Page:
Virtuoso Traveler 2018 June Long Weekend: Big Sur

Long Weekend: Big Sur

The high road: Highway 1 spans Bixby Creek Bridge in Big Sur.
The high road: Highway 1 spans Bixby Creek Bridge in Big Sur.
Photo by Asim Bharwani/Getty Images
With the possible exception of Route 66, there’s not a stretch of road in America as iconic or soul-stirring as Highway 1 along California’s mythic Big Sur coast.

Here, where the Pacific crashes into limestone coves and ancient redwoods soar through the mists, it’s less a drive than a communion with nature, beauty, and wonder itself.
“Big Sur is an essential part of a California coastal trip and an ideal weekend retreat,” says Virtuoso travel advisor Ken Neibaur. “You can drive through the 90-mile area in just a few hours, but be sure to stay a few nights to experience the rugged mountain scenery, pristine beaches, and truly special Virtuoso hotels.”
After heavy rains in 2017, a series of landslides shut down sections of the corkscrew route from San Simeon to Carmel-by- the-Sea, leaving a prime 40-mile segment mostly inaccessible for months. The silver lining is that local resorts and businesses used the time to refresh and build out, and Big Sur today shines just a little brighter. The highway, navigable from the north since fall 2017, reopened completely in late summer of 2018.
What hasn’t changed is the area’s allure, which has always drawn travelers, artists, architects, and pleasure seekers of every sort. The majority of Big Sur’s coastline is protected from development (it’s the longest such contiguous preserve in the U.S.), which keeps the focus on the sea and mountains – with an occasional cameo by a cougar, California condor, or spouting whale. Adventure can take the form of beach-bicycling at low tide or a sunset kayak, but the real thrill is just soaking up that groovy, wave-splashed vibe. 
With the peaceful Post Ranch Inn as your base, here’s how to make the most of three days on the mother of all coast roads.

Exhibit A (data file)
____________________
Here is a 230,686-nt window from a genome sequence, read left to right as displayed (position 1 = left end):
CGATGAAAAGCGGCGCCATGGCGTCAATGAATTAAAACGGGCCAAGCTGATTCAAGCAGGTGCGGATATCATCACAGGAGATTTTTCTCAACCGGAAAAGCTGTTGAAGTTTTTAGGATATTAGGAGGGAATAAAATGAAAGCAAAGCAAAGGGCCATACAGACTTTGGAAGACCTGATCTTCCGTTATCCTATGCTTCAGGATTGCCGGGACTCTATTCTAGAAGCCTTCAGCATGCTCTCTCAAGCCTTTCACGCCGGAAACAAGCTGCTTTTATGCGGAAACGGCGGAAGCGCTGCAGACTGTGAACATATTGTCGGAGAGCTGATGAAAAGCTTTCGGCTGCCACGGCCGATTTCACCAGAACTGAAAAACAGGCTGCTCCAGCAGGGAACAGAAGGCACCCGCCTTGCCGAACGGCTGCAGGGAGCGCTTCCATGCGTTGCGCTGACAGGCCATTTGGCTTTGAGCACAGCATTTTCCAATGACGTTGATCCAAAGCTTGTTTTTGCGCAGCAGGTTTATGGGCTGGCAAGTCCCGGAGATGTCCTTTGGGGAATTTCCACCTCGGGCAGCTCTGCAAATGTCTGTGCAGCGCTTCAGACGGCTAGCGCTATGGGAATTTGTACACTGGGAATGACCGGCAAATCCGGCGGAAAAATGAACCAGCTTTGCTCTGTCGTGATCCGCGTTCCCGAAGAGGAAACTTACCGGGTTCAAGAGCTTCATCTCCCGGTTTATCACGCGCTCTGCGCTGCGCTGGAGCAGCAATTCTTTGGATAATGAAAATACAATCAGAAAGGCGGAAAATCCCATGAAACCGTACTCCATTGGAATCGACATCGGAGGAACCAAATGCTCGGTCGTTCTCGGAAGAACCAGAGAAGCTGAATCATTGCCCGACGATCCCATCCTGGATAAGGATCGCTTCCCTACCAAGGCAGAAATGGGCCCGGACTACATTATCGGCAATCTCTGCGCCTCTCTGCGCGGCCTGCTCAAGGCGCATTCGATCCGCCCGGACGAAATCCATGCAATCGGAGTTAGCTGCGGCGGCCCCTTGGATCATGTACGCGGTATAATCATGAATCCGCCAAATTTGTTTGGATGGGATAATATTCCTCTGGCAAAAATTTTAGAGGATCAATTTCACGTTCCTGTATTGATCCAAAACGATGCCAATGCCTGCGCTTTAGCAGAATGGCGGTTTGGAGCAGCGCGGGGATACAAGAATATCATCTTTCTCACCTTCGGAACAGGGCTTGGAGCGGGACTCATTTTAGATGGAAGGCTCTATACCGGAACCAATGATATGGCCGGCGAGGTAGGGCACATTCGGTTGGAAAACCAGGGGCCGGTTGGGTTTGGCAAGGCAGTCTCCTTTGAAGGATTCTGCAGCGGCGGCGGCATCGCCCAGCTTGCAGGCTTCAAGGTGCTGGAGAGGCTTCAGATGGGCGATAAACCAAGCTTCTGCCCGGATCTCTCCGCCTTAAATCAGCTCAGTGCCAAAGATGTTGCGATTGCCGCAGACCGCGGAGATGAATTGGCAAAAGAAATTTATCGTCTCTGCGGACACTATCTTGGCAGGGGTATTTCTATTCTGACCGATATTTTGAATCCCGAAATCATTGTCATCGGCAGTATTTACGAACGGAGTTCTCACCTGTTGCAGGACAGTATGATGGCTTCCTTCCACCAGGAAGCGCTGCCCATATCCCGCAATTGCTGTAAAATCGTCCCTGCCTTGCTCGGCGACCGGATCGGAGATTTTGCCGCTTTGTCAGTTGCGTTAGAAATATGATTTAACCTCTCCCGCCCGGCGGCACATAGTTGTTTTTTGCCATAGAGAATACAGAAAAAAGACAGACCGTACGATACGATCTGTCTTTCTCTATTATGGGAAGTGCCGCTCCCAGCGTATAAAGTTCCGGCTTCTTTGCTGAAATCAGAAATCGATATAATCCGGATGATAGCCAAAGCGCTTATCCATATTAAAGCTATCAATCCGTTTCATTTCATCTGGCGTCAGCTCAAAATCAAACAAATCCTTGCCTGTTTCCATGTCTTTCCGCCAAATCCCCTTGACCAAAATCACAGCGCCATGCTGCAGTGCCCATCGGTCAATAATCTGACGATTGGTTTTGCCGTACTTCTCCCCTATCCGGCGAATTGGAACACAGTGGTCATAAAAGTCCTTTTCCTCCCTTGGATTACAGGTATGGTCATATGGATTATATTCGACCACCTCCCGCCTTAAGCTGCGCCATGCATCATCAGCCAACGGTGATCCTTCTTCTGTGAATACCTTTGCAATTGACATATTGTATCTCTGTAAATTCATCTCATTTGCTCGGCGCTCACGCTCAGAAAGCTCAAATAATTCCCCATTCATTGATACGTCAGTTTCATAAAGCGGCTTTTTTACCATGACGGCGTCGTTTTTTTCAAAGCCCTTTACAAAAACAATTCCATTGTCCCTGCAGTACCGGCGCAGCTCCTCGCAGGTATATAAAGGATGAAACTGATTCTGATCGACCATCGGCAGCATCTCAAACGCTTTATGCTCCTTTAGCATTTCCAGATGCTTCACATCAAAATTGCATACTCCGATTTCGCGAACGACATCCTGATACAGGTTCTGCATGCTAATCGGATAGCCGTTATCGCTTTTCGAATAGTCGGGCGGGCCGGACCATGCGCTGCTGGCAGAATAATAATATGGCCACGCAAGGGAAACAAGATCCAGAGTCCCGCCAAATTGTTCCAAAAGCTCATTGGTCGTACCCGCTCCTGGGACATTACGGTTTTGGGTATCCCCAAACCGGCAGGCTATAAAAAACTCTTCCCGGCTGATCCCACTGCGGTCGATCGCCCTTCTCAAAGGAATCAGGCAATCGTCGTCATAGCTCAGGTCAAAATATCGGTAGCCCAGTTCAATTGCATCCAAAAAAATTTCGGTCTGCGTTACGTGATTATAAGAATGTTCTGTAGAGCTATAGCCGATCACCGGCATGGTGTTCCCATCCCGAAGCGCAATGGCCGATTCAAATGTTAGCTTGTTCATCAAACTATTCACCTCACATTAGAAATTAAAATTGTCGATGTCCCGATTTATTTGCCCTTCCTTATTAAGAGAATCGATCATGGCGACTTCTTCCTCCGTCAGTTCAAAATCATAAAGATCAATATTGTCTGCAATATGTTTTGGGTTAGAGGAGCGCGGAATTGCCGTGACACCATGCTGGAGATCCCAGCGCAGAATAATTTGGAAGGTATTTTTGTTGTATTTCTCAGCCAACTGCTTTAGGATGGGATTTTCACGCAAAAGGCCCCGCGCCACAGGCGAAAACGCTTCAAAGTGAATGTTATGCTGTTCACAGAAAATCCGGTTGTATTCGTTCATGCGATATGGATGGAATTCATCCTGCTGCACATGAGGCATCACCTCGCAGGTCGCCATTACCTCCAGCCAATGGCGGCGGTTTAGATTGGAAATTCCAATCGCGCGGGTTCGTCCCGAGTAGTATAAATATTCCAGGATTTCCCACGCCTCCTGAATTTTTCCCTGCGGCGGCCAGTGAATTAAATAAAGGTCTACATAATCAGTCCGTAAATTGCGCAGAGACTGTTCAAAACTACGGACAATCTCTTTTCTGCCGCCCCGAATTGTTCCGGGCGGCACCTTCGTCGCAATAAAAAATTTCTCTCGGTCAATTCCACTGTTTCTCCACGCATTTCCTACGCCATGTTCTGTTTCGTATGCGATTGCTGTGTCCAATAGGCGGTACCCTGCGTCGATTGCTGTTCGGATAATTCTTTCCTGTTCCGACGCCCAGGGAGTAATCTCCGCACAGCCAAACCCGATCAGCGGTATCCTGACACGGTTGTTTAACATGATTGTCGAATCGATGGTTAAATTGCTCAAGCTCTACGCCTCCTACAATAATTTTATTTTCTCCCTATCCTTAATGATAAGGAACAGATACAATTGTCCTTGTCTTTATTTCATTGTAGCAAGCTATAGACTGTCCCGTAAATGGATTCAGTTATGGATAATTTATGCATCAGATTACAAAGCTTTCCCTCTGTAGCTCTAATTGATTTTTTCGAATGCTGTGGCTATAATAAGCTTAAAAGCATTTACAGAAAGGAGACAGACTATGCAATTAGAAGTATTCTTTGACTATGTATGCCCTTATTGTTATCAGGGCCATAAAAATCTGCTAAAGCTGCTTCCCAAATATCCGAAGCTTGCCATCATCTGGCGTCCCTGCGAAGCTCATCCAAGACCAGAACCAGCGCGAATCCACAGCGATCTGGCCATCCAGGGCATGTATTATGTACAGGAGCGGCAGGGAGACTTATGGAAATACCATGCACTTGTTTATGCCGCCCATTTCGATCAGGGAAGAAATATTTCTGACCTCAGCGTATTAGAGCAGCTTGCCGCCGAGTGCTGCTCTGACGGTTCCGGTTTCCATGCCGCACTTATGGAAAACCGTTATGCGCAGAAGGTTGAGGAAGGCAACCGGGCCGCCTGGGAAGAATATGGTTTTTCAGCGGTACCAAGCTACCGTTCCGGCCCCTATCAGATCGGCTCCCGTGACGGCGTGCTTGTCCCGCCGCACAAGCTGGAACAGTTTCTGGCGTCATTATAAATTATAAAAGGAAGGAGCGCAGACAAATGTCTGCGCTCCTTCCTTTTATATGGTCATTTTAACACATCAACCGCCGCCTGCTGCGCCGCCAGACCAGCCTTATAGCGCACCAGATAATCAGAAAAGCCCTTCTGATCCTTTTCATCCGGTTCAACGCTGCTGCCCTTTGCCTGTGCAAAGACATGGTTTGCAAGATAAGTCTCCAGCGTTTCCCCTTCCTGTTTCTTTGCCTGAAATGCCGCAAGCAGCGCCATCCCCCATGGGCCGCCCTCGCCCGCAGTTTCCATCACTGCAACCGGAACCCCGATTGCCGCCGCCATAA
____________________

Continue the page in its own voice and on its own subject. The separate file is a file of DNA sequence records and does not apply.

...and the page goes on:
Living it up at Post Ranch Inn’s Cliff House.
Living it up at Post Ranch Inn’s Cliff House.
Photo by Kodiak Greenwood

Day One

Big Sur is as much about the drive as the arrival. It’s a winding 150 miles from San Francisco and 350 from Los Angeles on a two-lane strip that opened in 1937 after 18 years of construction. Cell service gets spotty just as the road coils and the enchantment really starts to surge – the splendid isolation here outwits even those Silicon Valley gods to the north. On the approach from Monterey, the scenery is so stunning that it’s worth paying the toll ($10.25 per vehicle) to tour the famous 17-Mile Drive, an epic twist through Pebble Beach and Pacific Grove past Spanish Bay with teetering viewpoints exactly where you want them to be. The lone cypress tree on rocks jutting over the Pacific is not only the logo of Pebble Beach Golf Links: The company also trademarked the actual tree.
How remarkable it is that the day’s destination nearly makes you forget the journey. Pulling into Post Ranch Inn, with its cantilevered cliff dwellings appearing to float between water and sky, you understand why the place is a favorite of tech moguls and honeymooning celebs. With very private modern guest rooms and suites on a ridgeline over the sea, the inn is as dramatic a setting for adventure and romance as any in the U.S. (“It’s one of the last adults-only refuges in the true luxury category,” Neibaur says.) The property, set on 100 mostly untouched acres, emerged from the road closures with refurbished Tree House rooms and new landscaping, plus a beautiful photography gallery selling collector-worthy prints. Sierra Mar, the hotel’s restaurant, provides guests with picnic lunches to take to hidden beaches, and there’s a fleet of Lexus vehicles available at no charge.
For dinner nearby, Nepenthe (48510 Highway 1) sits 800 feet over the ocean in a homey cabinlike building that first opened in 1949. Lolly’s Roast Chicken Dinner is the signature order, with sage stuffing, cranberries, and just enough crisp skin and juicy meat to distract momentarily from the panoramic terrace vistas.

Dining at Post Ranch Inn’s Sierra Mar restaurant.